‘Horse wisdom’: New Mexico equine therapy center aids those in need

My Little Horse Listener, an equine therapy facility in Los Cerillos, New Mexico, uses horses to help people strengthen relationships. Students from the New Mexico School for the Deaf recently visited to practice reading books to the horses.

Gabriela Campos/Santa Fe New Mexican/AP
R.J. Nava signs a story to the attentive mule Melly at the My Little Horse Listener therapy facility in Los Cerrillos, New Mexico, on Dec. 8, 2022. He was one of eight students from the New Mexico School for the Deaf visiting the facility.

Liam Mohan-Litchfield twisted and manipulated his tiny hands, using sign language to read before a white miniature horse named Thor.

“I read a book about my shoes,” 7-year-old Liam signed to an interpreter.

He was one of eight students from the New Mexico School for the Deaf who traveled to My Little Horse Listener therapy facility in Los Cerrillos on Thursday to improve their reading skills while meeting a group of pint-sized equines.

“I just really want all of them to have positive experiences with reading,” their teacher, Kim Burkholder, said during an interview. “For the kids who are completely deaf, reading in English is their second language, and it’s a struggle for many of them. And so the more positive experiences they can have with reading, the better.”

Ms. Burkholder explained that the students’ conditions vary, with some being able to hear with the help of a hearing aid while others are completely deaf.

She said many of the students are also late language learners, meaning they didn’t learn to sign until later in their lives.

My Little Horse Listener is a nonprofit equine therapy organization that uses horses and other hoofed mammals to connect with people through activities that strengthen relationship-building skills.

It offers a few different types of services, from an overnight stay with their animals, to domestic violence recovery sessions, where victims learn to regain trust.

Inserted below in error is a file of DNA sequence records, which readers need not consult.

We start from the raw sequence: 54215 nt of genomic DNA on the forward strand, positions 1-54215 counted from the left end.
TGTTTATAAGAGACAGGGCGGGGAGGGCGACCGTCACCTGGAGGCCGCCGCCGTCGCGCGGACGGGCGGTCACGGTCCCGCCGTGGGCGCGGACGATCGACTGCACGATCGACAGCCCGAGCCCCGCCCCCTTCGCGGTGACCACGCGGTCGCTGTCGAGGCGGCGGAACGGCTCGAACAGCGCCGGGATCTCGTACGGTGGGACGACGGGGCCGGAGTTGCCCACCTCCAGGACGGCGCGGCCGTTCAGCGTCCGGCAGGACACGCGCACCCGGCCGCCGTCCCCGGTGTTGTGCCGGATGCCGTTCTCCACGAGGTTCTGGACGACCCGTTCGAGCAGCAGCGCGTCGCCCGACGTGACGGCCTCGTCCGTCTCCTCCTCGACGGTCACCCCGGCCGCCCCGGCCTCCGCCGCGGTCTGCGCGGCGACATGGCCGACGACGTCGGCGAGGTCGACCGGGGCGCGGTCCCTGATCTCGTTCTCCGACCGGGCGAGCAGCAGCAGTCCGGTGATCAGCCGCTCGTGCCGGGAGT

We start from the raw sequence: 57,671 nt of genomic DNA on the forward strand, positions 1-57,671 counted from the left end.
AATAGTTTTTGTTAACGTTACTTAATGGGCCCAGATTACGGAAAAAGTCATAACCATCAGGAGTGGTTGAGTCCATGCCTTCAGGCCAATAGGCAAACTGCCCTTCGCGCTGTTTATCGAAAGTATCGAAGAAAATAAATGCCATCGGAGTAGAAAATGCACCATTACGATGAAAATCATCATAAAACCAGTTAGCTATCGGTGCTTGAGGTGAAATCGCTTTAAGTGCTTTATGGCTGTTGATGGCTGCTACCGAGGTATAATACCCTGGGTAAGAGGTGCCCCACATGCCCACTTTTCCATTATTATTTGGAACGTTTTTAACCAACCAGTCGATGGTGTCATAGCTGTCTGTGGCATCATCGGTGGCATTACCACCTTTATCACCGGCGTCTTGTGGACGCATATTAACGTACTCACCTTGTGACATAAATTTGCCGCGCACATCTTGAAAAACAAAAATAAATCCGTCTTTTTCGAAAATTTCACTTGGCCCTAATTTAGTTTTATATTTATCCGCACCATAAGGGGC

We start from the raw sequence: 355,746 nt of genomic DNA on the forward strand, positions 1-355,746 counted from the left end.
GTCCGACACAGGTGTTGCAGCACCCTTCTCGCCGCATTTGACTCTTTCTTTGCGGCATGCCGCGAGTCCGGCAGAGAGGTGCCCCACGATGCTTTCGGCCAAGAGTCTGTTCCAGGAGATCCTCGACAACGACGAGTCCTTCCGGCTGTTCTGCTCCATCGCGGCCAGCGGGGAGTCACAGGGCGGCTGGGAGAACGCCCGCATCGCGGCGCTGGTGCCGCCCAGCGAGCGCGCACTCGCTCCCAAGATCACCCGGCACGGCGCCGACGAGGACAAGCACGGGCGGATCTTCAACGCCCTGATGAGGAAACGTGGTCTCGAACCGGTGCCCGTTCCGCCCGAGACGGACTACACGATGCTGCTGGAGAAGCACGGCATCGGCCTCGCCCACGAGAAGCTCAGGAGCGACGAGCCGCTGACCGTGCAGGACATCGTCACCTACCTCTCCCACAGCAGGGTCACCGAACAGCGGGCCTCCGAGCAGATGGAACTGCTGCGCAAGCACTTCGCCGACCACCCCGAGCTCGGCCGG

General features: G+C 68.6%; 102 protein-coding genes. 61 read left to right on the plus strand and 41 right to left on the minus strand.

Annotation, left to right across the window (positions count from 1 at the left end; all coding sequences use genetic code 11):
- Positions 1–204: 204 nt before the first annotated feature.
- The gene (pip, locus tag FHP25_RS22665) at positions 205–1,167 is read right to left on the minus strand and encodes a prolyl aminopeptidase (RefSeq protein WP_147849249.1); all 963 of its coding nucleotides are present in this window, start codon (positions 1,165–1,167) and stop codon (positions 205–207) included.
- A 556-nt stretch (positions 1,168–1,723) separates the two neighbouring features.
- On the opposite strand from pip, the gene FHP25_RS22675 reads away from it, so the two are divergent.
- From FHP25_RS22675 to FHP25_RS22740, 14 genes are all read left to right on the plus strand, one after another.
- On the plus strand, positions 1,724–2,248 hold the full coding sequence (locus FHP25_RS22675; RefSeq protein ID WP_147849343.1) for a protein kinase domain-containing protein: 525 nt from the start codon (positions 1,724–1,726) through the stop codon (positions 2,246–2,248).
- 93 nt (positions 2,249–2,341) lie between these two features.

Liz Delfs, the organization’s founder and executive director, said she also works with families that have been torn apart by drug abuse, helping parents and children form new bonds.

Ms. Delfs said more than 500 children have taken part in the organization’s various programs, including some with hearing impairments. She soon realized deaf children were able to make connections with these animals that also rely on gestures to communicate.

“Horses kind of live in a nonverbal world, and they’re really dependent on hand signals and so forth,” Ms. Delfs said during an interview. “It’s kind of fascinating how the horses and the children interact.

“The kids are just so excited when they see the horses, and it really is about the relationship the child forms with the horse. It actually showed us they were capable of doing so much more for people,” she added.

Ms. Delfs said the organization also teaches what she likes to call “horse wisdom,” or lessons about the animals and how they can help people.

During the program, Ms. Delfs introduced the students to their four hoofed counselors: Serafina the miniature donkey, Mellie the mule, and the miniature horses Hot Dog and Thor.

She taught students, whose ages ranged from 6 to 8 years old, how to pet the equines and how they communicate with people without using words.

“They use their bodies to tell us what they want,” Ms. Delfs told the students. “It’s our job to always be looking at their bodies and trying to figure out what they want.”

She taught them how each of the animals has their own unique personality.

Thor is the leader of the herd, who always looks over his pals. Serafina is the gentlest of the bunch, while Mellie was a bit of a wild card with a penchant for chewing on paper. His handlers called Hot Dog the comedian, who was undoubtedly the favorite of the bunch.

“Hot Dog is so cute,” said 7-year-old Izzy Onstine.

Curious students asked questions about the animals, like “How much do they poop?”

“Eight times a day,” Ms. Delfs answered.

After reading their books, the young pupils gathered for snacks and drew pictures of their new equine friends.

Izzy said she plans to ask her parents to bring her back to My Little Horse Listener, even though she lives very far away.

This story was reported by The Associated Press.

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